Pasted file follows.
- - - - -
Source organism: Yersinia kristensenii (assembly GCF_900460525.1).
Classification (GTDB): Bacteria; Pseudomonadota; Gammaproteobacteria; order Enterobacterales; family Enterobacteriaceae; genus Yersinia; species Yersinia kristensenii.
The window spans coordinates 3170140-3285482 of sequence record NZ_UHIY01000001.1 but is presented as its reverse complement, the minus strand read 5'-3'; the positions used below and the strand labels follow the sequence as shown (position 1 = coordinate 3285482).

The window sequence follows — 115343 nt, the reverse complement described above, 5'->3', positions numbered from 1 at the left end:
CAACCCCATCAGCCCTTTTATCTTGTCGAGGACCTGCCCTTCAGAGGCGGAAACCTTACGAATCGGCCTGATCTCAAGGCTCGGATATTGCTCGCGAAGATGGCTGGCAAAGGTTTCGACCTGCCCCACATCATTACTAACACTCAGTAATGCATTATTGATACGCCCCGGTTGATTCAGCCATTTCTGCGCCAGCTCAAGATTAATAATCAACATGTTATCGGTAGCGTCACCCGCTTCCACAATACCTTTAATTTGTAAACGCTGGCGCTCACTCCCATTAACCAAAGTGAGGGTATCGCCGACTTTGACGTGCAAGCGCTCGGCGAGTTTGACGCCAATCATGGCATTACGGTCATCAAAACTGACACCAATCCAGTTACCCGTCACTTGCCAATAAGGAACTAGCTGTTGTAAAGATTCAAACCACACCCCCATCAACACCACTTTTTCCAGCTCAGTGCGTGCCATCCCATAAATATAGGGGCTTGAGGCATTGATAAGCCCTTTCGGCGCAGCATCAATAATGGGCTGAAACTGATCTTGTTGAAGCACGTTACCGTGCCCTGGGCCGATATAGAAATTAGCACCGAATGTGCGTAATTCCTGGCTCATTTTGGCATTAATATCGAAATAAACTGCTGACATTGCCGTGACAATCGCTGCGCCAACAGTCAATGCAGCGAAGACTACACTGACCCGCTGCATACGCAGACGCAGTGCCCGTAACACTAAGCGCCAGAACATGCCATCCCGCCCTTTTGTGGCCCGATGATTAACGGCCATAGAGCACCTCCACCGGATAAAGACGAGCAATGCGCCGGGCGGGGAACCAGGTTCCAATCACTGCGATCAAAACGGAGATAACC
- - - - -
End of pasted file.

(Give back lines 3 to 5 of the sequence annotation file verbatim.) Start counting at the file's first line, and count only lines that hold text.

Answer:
The window spans coordinates 3170140-3285482 of sequence record NZ_UHIY01000001.1 but is presented as its reverse complement, the minus strand read 5'-3'; the positions used below and the strand labels follow the sequence as shown (position 1 = coordinate 3285482).

The window sequence follows — 115343 nt, the reverse complement described above, 5'->3', positions numbered from 1 at the left end:
CAACCCCATCAGCCCTTTTATCTTGTCGAGGACCTGCCCTTCAGAGGCGGAAACCTTACGAATCGGCCTGATCTCAAGGCTCGGATATTGCTCGCGAAGATGGCTGGCAAAGGTTTCGACCTGCCCCACATCATTACTAACACTCAGTAATGCATTATTGATACGCCCCGGTTGATTCAGCCATTTCTGCGCCAGCTCAAGATTAATAATCAACATGTTATCGGTAGCGTCACCCGCTTCCACAATACCTTTAATTTGTAAACGCTGGCGCTCACTCCCATTAACCAAAGTGAGGGTATCGCCGACTTTGACGTGCAAGCGCTCGGCGAGTTTGACGCCAATCATGGCATTACGGTCATCAAAACTGACACCAATCCAGTTACCCGTCACTTGCCAATAAGGAACTAGCTGTTGTAAAGATTCAAACCACACCCCCATCAACACCACTTTTTCCAGCTCAGTGCGTGCCATCCCATAAATATAGGGGCTTGAGGCATTGATAAGCCCTTTCGGCGCAGCATCAATAATGGGCTGAAACTGATCTTGTTGAAGCACGTTACCGTGCCCTGGGCCGATATAGAAATTAGCACCGAATGTGCGTAATTCCTGGCTCATTTTGGCATTAATATCGAAATAAACTGCTGACATTGCCGTGACAATCGCTGCGCCAACAGTCAATGCAGCGAAGACTACACTGACCCGCTGCATACGCAGACGCAGTGCCCGTAACACTAAGCGCCAGAACATGCCATCCCGCCCTTTTGTGGCCCGATGATTAACGGCCATAGAGCACCTCCACCGGATAAAGACGAGCAATGCGCCGGGCGGGGAACCAGGTTCCAATCACTGCGATCAAAACGGAGATAACC